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Self-esteem and Love Relationships


written by: Kosjenka Muk





Sometimes people ask me which qualities should one seek in a potential partner. I thought that this question deserved to be answered in more detail so here I present a LONG answer.

I will put self-esteem in the first place, since self-esteem influences all other aspects of our lives. However, it is not easy to find a person with true, healthy self-esteem. Many forms of behavior considered to be expressions of (too much) self-esteem are actually just compensations for the lack of self-love: attention seeking, exhibitionism, arrogance, hunger for power and so on. Very often, our subconscious self-image is toxic and the conscious self-image more or less neutral. In my opinion not many of us have truly experienced how different our life would be if we felt healthy self-love. (For more information check out the article "What is Self-esteem?")


Love vs. need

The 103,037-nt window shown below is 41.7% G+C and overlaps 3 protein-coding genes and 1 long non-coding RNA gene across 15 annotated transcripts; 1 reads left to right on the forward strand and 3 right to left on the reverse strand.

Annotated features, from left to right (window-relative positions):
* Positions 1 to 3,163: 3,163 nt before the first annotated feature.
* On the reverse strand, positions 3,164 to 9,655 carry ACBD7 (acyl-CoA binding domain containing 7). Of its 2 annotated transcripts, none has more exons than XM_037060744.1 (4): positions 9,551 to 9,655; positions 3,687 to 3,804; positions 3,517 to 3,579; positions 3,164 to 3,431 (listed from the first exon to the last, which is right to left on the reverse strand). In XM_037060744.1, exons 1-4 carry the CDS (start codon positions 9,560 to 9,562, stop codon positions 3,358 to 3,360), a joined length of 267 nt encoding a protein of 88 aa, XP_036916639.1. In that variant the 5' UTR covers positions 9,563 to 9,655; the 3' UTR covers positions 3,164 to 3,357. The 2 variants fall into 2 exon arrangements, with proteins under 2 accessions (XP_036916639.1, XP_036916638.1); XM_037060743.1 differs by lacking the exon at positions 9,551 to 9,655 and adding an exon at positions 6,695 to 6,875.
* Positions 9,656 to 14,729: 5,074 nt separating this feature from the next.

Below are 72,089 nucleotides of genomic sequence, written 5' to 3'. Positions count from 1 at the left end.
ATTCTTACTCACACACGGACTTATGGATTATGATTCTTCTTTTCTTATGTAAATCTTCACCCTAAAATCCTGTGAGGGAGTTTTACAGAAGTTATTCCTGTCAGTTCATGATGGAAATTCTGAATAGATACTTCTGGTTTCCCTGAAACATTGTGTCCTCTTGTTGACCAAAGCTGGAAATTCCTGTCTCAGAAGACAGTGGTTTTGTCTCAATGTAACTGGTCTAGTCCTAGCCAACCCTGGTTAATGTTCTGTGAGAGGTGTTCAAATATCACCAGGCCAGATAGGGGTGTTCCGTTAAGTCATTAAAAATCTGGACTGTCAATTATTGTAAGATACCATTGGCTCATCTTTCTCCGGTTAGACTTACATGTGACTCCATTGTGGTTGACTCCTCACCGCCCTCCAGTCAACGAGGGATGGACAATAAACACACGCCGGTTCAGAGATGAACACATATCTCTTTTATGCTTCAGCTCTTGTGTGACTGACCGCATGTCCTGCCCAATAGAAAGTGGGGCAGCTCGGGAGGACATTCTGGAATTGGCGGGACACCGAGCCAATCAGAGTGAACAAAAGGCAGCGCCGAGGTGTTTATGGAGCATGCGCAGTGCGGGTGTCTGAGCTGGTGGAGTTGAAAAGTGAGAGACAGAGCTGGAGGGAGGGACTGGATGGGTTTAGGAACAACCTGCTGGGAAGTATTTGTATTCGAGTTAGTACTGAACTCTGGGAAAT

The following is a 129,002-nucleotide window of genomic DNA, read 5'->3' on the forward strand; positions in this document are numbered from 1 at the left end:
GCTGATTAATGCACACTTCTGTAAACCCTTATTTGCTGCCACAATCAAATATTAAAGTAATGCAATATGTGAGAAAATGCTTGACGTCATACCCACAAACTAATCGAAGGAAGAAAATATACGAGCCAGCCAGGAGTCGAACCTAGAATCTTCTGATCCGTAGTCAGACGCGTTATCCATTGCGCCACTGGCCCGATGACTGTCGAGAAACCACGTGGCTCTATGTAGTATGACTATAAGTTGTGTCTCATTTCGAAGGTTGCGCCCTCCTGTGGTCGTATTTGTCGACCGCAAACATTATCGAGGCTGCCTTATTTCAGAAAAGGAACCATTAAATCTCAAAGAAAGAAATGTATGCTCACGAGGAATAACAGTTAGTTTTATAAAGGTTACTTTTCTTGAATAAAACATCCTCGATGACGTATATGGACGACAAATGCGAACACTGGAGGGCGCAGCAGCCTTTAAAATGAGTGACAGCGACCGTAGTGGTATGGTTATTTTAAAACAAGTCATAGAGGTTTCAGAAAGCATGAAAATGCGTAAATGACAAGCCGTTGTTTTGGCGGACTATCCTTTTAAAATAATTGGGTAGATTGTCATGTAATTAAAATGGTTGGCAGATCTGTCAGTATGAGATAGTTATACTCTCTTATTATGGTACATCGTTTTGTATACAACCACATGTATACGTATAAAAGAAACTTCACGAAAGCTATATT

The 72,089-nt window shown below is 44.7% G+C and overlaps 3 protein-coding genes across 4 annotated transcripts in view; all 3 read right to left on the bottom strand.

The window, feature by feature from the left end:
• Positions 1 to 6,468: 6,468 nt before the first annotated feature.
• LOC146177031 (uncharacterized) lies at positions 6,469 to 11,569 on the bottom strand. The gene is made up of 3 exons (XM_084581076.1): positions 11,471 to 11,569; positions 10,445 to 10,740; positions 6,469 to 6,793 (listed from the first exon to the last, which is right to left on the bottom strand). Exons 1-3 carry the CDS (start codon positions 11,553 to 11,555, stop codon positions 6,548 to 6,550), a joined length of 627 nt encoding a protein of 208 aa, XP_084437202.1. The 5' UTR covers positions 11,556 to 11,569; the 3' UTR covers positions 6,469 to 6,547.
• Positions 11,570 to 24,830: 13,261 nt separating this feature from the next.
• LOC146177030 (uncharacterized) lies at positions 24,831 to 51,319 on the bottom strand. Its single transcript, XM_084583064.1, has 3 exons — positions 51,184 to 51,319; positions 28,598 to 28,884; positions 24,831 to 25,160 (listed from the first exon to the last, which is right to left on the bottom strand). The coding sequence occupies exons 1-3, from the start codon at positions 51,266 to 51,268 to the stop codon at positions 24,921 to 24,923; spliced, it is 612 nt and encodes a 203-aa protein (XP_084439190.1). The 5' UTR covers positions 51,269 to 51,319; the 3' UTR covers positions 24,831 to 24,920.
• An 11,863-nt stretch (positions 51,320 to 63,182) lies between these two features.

Many people feel flattered and pleased when they sense that their partner needs them badly, clings to them, and will suffer a lot if they should separate (doesn't this sound like what we often consider to be romantic love?). However, those are indications that your partner loves you in a childish, needy way and not in an adult manner. They don't see you as a unique human being, but as a substitute for an important person from their past. In this case their love does not truly belong to you. In this type of relationship you don't have the freedom to be who you truly are. Your partner is bonded to you, dependent of you playing the role you were given, and expects you to be the kind of person they feel the need for. Every discrepancy from that idealized image creates fears, disrupts the atmosphere and causes accusations and conflicts.